Choosing a main dish was hard, because the menu was overwhelming. Aside from the standard menu book, The Spot also has a specialty page of options that changes every single day. The first thing that stuck out me on this specialty page were the drinks.They had over 10 variations of fruity refreshments including cranberry acai lemonade, pineapple lemonade, thai tea, thai coffee, and even a nonalcoholic cucumber mojito, all at a standard $6. I was turned off by the price, until I saw the size of these things. All beverages are served in an enormous mason jar, big enough to last through a meal and the drive home. Sidenote: They do provide to-go cups. Plus, we all love to post artsy mason jar photos on Instagram.

I flipped through the menu about a dozen times, amazed at all of the unique dishes I had never before heard of. However, I kept going back to one dish in particular- the quinoa quesadillas. This is because a.) I love mexican food and b.) I cannot find quinoa at any other restaurant. As a committed vegetarian, I couldn’t pass up this opportunity.

The quesadillas totally lived up to my expectations. They encompassed the perfect cheese to quinoa ratio, mixed with juicy peppers and onions. Perhaps the best part of it all was the crispy black bean tortilla. The dish also came with side of sour cream and quinoa, all for $11.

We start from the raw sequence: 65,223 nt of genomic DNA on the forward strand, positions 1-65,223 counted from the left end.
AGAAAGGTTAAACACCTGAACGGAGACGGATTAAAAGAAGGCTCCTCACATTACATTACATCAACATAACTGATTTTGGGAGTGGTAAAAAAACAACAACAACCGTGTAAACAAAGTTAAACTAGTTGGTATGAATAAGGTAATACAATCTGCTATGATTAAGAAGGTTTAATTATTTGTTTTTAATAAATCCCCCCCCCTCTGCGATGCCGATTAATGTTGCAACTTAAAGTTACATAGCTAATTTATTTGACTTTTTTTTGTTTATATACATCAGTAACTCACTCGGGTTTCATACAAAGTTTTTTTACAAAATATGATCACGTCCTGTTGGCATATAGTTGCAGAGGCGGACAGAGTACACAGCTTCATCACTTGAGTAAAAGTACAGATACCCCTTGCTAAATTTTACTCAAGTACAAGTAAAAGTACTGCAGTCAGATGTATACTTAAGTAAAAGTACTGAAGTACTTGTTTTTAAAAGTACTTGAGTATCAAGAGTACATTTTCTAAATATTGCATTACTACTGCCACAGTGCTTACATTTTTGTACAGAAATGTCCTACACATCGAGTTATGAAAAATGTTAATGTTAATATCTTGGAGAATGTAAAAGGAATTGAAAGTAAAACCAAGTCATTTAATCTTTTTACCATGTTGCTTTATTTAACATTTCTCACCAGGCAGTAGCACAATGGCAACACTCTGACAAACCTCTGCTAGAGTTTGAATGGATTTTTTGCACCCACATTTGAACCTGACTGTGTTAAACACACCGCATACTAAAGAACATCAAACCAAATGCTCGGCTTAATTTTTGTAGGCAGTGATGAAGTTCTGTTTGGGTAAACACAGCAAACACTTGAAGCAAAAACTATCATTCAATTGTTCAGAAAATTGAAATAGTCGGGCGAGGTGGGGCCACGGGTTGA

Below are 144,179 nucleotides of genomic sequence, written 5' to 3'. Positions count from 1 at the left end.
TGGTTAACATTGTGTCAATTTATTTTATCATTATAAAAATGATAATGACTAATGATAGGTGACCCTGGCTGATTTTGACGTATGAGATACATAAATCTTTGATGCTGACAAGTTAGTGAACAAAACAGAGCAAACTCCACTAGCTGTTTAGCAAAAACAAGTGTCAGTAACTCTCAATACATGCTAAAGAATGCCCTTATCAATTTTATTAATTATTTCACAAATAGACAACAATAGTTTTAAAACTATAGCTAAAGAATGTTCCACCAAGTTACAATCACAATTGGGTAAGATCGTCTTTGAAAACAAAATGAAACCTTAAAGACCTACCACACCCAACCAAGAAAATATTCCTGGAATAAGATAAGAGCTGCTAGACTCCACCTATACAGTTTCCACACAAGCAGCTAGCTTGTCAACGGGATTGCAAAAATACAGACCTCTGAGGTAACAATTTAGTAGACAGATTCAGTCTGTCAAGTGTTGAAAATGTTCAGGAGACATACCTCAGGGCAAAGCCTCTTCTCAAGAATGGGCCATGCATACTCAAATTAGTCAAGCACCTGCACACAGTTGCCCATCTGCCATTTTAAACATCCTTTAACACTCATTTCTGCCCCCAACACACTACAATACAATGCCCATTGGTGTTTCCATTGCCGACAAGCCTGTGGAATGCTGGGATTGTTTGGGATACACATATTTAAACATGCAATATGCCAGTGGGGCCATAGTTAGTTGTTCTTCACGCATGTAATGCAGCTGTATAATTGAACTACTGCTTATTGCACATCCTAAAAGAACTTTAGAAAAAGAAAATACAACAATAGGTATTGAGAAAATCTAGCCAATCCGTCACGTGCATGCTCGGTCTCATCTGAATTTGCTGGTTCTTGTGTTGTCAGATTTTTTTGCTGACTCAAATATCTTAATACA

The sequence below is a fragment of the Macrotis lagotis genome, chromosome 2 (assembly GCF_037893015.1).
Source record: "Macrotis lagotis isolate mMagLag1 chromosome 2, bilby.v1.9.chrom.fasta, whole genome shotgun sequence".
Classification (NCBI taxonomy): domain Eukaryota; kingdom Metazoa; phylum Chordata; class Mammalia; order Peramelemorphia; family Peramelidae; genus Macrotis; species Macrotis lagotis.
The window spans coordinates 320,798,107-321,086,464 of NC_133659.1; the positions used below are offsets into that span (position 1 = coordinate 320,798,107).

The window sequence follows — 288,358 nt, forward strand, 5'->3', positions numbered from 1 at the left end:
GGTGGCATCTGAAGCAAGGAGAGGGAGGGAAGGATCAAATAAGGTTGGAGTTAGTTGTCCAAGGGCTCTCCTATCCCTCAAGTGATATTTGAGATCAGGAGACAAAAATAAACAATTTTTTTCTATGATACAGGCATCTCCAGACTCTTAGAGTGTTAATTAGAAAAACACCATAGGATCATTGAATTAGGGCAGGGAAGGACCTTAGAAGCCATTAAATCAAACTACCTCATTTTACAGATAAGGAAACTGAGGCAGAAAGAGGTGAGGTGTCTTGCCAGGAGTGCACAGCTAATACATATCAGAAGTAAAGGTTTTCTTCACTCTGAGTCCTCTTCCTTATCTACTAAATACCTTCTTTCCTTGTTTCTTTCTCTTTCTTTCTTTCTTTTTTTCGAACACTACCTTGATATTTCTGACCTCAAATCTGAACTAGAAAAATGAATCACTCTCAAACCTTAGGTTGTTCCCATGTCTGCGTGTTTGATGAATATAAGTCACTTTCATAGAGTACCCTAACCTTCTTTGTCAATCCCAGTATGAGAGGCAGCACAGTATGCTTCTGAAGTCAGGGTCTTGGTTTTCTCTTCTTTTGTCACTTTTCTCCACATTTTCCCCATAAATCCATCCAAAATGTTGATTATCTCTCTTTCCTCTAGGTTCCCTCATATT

If you’re not into the whole vegetarian-mexican thing, The Spot still has a lot of great options. Their menu includes burgers, wraps, salads, starters and an extensive list of entrees. Some of the more distinctive dishes include sweet potato wontons, thai chili wings, four cheese grilled cheese, and blueberry cream cheese wontons. They also serve breakfast until 11 a.m. and all day on Sundays.  I’m excited to go back and try their “banana fat boy french toast.”  Plus maybe this time I’ll have room to fit dessert, because their homemade cookies sound incredible.

The Spot is a perfect place to stop for a casual meal. You get the luxury of gourmet food, without having make reservations, dress up, or pay a ridiculous price. Their menu offers something for everyone. Plus you’re guaranteed to leave with enough leftovers for an entire meal. So if you’re looking for simple and cozy, you’ll have to stop by The Shop on Tilton.